You have a chemical imbalance. Millions of people have been persuaded to take antidepressant medication by this simple phrase. Depression, an illness long associated with connotations of weakness and feelings of shame, is recast as a physical malady of abnormal chemistry-which naturally calls for medication by a doctor. How can a patient feel in any way responsible for a chemical imbalance? Why would any reasonable person refuse treatment for such a condition?
One good reason to do so is because no such chemical imbalance has yet been proven to exist. It can’t be identified by blood test or any other objective examination in patients with depression; nor has it been definitively confirmed in postmortem examinations, animal studies, or any other reliable research. Although it is purported to be the most scientific explanation we have for depression, it is not established scientific fact. Nonetheless, over the past two decades this clinical mantra has become an article of faith for psychiatrists, patients, managed care companies, and a multibillion dollar pharmaceutical industry. It is a singular example of a knowledgeable community falling for its own line of bullshit.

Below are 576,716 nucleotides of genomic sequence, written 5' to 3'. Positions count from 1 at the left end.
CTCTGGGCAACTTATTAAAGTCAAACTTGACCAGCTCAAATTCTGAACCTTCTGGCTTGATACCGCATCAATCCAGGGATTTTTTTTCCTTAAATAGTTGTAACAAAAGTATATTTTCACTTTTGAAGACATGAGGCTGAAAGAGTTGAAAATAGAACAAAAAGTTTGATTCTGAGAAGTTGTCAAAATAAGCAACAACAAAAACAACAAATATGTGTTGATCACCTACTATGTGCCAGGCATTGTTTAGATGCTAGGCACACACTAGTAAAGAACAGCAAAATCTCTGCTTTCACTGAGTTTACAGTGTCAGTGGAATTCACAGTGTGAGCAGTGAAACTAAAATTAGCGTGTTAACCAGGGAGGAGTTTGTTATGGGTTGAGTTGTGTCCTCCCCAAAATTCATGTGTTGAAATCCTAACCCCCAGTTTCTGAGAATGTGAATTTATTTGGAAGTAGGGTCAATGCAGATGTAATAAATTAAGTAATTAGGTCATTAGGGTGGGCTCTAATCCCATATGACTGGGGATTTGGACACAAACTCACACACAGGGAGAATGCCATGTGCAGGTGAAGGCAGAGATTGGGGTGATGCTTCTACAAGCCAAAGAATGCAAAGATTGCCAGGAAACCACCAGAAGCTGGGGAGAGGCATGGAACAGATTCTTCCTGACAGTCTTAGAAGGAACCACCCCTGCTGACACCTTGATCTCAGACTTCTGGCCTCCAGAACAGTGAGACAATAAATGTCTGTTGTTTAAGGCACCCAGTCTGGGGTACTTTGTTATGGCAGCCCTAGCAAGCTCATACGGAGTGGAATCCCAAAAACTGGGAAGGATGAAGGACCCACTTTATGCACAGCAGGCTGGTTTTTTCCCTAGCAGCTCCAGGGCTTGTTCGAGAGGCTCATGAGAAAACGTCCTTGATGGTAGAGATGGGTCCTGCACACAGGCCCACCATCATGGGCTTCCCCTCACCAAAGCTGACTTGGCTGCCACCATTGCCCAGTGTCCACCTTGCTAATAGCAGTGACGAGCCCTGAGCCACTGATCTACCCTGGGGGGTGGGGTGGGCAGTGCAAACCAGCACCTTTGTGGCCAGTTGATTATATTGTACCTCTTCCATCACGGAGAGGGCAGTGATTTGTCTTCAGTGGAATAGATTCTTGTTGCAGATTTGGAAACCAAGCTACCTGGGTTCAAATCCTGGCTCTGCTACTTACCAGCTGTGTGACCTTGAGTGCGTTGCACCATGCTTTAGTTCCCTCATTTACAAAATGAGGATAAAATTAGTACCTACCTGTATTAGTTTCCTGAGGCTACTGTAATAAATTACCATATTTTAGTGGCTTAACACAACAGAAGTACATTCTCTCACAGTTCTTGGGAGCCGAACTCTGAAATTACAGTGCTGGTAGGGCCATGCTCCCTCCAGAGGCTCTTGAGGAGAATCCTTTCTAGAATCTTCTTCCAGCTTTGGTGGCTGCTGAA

Those who have challenged this biological model of depression have typically laid the lion’s share of blame on Big Pharma, which has had the greatest role in bankrolling this myth and profiting from it. However, deeper examination reveals that the ascendancy of this theory has been driven by other factors as well, including the inherent inadequacies of psychiatric diagnosis, and the “quick fix” fantasies of managed care companies and psychiatric patients alike. On another level, faith in the chemical imbalance can be seen as the latest flawed answer to psychiatry’s longstanding collective prayer for deliverance from the grave insecurities that have plagued this medical specialty since its inception.